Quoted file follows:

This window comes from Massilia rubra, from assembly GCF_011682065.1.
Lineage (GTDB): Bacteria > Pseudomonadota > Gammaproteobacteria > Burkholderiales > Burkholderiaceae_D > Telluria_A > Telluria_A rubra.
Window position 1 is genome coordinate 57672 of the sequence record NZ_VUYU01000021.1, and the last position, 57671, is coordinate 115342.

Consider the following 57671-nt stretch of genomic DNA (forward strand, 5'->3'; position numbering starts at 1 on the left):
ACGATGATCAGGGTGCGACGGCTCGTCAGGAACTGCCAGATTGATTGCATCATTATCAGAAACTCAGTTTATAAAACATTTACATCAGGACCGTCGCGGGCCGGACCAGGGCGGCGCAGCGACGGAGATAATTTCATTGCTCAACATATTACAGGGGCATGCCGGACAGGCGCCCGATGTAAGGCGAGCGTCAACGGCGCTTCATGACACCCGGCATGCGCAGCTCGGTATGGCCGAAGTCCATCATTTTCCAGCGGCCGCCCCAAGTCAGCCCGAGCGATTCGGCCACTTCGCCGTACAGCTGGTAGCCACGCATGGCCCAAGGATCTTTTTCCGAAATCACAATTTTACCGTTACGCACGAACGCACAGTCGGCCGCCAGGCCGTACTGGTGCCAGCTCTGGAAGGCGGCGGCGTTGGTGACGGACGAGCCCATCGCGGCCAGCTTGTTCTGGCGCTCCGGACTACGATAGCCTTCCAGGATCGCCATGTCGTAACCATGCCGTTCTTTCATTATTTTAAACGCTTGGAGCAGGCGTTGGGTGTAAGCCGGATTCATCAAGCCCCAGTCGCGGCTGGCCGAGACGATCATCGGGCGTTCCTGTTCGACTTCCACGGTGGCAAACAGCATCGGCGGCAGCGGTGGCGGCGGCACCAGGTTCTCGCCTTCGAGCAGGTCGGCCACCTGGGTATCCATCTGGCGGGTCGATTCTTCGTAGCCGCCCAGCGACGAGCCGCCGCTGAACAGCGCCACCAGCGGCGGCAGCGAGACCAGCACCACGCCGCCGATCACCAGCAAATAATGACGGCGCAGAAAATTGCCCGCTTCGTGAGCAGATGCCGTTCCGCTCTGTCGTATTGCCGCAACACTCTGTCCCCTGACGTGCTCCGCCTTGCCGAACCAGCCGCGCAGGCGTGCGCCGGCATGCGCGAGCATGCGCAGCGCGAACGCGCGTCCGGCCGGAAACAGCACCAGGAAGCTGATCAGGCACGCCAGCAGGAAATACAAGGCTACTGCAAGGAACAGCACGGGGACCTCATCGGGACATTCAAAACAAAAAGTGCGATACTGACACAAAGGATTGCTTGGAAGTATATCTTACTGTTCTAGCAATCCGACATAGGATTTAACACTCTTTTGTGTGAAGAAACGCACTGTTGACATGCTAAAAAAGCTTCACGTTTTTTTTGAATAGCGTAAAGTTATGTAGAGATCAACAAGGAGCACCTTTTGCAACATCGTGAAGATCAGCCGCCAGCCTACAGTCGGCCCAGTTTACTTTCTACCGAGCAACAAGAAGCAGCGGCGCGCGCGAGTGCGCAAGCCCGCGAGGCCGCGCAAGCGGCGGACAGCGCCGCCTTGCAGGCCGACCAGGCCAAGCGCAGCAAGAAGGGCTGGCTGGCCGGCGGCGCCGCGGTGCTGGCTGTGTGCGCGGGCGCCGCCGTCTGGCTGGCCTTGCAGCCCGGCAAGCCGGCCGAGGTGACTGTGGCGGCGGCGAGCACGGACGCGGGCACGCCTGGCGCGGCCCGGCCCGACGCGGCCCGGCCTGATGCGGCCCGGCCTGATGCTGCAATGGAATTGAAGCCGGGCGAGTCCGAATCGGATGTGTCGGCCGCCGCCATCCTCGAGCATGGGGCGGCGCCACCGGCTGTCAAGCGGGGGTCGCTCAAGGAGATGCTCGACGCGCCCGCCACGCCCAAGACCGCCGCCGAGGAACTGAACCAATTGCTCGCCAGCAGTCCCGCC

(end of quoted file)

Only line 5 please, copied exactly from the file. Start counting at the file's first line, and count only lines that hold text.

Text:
ACGATGATCAGGGTGCGACGGCTCGTCAGGAACTGCCAGATTGATTGCATCATTATCAGAAACTCAGTTTATAAAACATTTACATCAGGACCGTCGCGGGCCGGACCAGGGCGGCGCAGCGACGGAGATAATTTCATTGCTCAACATATTACAGGGGCATGCCGGACAGGCGCCCGATGTAAGGCGAGCGTCAACGGCGCTTCATGACACCCGGCATGCGCAGCTCGGTATGGCCGAAGTCCATCATTTTCCAGCGGCCGCCCCAAGTCAGCCCGAGCGATTCGGCCACTTCGCCGTACAGCTGGTAGCCACGCATGGCCCAAGGATCTTTTTCCGAAATCACAATTTTACCGTTACGCACGAACGCACAGTCGGCCGCCAGGCCGTACTGGTGCCAGCTCTGGAAGGCGGCGGCGTTGGTGACGGACGAGCCCATCGCGGCCAGCTTGTTCTGGCGCTCCGGACTACGATAGCCTTCCAGGATCGCCATGTCGTAACCATGCCGTTCTTTCATTATTTTAAACGCTTGGAGCAGGCGTTGGGTGTAAGCCGGATTCATCAAGCCCCAGTCGCGGCTGGCCGAGACGATCATCGGGCGTTCCTGTTCGACTTCCACGGTGGCAAACAGCATCGGCGGCAGCGGTGGCGGCGGCACCAGGTTCTCGCCTTCGAGCAGGTCGGCCACCTGGGTATCCATCTGGCGGGTCGATTCTTCGTAGCCGCCCAGCGACGAGCCGCCGCTGAACAGCGCCACCAGCGGCGGCAGCGAGACCAGCACCACGCCGCCGATCACCAGCAAATAATGACGGCGCAGAAAATTGCCCGCTTCGTGAGCAGATGCCGTTCCGCTCTGTCGTATTGCCGCAACACTCTGTCCCCTGACGTGCTCCGCCTTGCCGAACCAGCCGCGCAGGCGTGCGCCGGCATGCGCGAGCATGCGCAGCGCGAACGCGCGTCCGGCCGGAAACAGCACCAGGAAGCTGATCAGGCACGCCAGCAGGAAATACAAGGCTACTGCAAGGAACAGCACGGGGACCTCATCGGGACATTCAAAACAAAAAGTGCGATACTGACACAAAGGATTGCTTGGAAGTATATCTTACTGTTCTAGCAATCCGACATAGGATTTAACACTCTTTTGTGTGAAGAAACGCACTGTTGACATGCTAAAAAAGCTTCACGTTTTTTTTGAATAGCGTAAAGTTATGTAGAGATCAACAAGGAGCACCTTTTGCAACATCGTGAAGATCAGCCGCCAGCCTACAGTCGGCCCAGTTTACTTTCTACCGAGCAACAAGAAGCAGCGGCGCGCGCGAGTGCGCAAGCCCGCGAGGCCGCGCAAGCGGCGGACAGCGCCGCCTTGCAGGCCGACCAGGCCAAGCGCAGCAAGAAGGGCTGGCTGGCCGGCGGCGCCGCGGTGCTGGCTGTGTGCGCGGGCGCCGCCGTCTGGCTGGCCTTGCAGCCCGGCAAGCCGGCCGAGGTGACTGTGGCGGCGGCGAGCACGGACGCGGGCACGCCTGGCGCGGCCCGGCCCGACGCGGCCCGGCCTGATGCGGCCCGGCCTGATGCTGCAATGGAATTGAAGCCGGGCGAGTCCGAATCGGATGTGTCGGCCGCCGCCATCCTCGAGCATGGGGCGGCGCCACCGGCTGTCAAGCGGGGGTCGCTCAAGGAGATGCTCGACGCGCCCGCCACGCCCAAGACCGCCGCCGAGGAACTGAACCAATTGCTCGCCAGCAGTCCCGCC